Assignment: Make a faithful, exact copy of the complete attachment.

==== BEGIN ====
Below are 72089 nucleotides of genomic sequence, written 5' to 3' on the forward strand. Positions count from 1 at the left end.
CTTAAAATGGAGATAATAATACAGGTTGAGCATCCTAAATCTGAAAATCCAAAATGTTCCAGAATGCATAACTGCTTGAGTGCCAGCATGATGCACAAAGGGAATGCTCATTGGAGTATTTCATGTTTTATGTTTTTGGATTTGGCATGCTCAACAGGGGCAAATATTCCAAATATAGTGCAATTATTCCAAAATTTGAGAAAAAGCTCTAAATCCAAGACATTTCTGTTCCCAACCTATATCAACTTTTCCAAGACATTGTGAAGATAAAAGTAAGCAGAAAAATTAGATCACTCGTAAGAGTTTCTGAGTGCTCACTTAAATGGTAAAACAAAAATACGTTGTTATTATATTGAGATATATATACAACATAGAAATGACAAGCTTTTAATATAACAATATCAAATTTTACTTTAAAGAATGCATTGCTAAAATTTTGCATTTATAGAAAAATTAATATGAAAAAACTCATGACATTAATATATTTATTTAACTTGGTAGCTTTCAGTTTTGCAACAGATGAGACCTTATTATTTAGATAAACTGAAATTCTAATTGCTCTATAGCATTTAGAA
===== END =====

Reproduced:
Below are 72089 nucleotides of genomic sequence, written 5' to 3' on the forward strand. Positions count from 1 at the left end.
CTTAAAATGGAGATAATAATACAGGTTGAGCATCCTAAATCTGAAAATCCAAAATGTTCCAGAATGCATAACTGCTTGAGTGCCAGCATGATGCACAAAGGGAATGCTCATTGGAGTATTTCATGTTTTATGTTTTTGGATTTGGCATGCTCAACAGGGGCAAATATTCCAAATATAGTGCAATTATTCCAAAATTTGAGAAAAAGCTCTAAATCCAAGACATTTCTGTTCCCAACCTATATCAACTTTTCCAAGACATTGTGAAGATAAAAGTAAGCAGAAAAATTAGATCACTCGTAAGAGTTTCTGAGTGCTCACTTAAATGGTAAAACAAAAATACGTTGTTATTATATTGAGATATATATACAACATAGAAATGACAAGCTTTTAATATAACAATATCAAATTTTACTTTAAAGAATGCATTGCTAAAATTTTGCATTTATAGAAAAATTAATATGAAAAAACTCATGACATTAATATATTTATTTAACTTGGTAGCTTTCAGTTTTGCAACAGATGAGACCTTATTATTTAGATAAACTGAAATTCTAATTGCTCTATAGCATTTAGAA